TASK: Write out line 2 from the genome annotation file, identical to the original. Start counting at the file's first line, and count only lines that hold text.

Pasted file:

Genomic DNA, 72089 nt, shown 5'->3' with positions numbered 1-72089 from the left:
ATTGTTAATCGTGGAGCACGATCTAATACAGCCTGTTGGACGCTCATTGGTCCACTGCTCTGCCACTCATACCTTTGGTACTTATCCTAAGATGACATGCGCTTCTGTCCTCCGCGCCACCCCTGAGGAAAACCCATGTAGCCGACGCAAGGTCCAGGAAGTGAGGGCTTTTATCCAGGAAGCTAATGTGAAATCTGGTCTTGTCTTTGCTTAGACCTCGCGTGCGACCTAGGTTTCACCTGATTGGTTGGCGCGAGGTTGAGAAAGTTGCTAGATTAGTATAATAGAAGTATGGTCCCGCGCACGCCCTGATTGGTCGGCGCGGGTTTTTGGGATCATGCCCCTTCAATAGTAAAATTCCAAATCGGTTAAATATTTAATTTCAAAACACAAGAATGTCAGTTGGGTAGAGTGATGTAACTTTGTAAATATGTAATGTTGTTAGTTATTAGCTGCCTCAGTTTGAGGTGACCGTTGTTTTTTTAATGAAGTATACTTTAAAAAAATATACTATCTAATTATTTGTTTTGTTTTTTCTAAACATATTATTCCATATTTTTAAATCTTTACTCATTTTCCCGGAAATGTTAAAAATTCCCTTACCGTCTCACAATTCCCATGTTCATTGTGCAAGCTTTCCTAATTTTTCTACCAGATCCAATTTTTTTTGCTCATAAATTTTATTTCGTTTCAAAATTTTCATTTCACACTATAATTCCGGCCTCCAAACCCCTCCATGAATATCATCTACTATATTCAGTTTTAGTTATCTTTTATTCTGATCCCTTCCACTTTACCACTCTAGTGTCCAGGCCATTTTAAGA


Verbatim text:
ATTGTTAATCGTGGAGCACGATCTAATACAGCCTGTTGGACGCTCATTGGTCCACTGCTCTGCCACTCATACCTTTGGTACTTATCCTAAGATGACATGCGCTTCTGTCCTCCGCGCCACCCCTGAGGAAAACCCATGTAGCCGACGCAAGGTCCAGGAAGTGAGGGCTTTTATCCAGGAAGCTAATGTGAAATCTGGTCTTGTCTTTGCTTAGACCTCGCGTGCGACCTAGGTTTCACCTGATTGGTTGGCGCGAGGTTGAGAAAGTTGCTAGATTAGTATAATAGAAGTATGGTCCCGCGCACGCCCTGATTGGTCGGCGCGGGTTTTTGGGATCATGCCCCTTCAATAGTAAAATTCCAAATCGGTTAAATATTTAATTTCAAAACACAAGAATGTCAGTTGGGTAGAGTGATGTAACTTTGTAAATATGTAATGTTGTTAGTTATTAGCTGCCTCAGTTTGAGGTGACCGTTGTTTTTTTAATGAAGTATACTTTAAAAAAATATACTATCTAATTATTTGTTTTGTTTTTTCTAAACATATTATTCCATATTTTTAAATCTTTACTCATTTTCCCGGAAATGTTAAAAATTCCCTTACCGTCTCACAATTCCCATGTTCATTGTGCAAGCTTTCCTAATTTTTCTACCAGATCCAATTTTTTTTGCTCATAAATTTTATTTCGTTTCAAAATTTTCATTTCACACTATAATTCCGGCCTCCAAACCCCTCCATGAATATCATCTACTATATTCAGTTTTAGTTATCTTTTATTCTGATCCCTTCCACTTTACCACTCTAGTGTCCAGGCCATTTTAAGA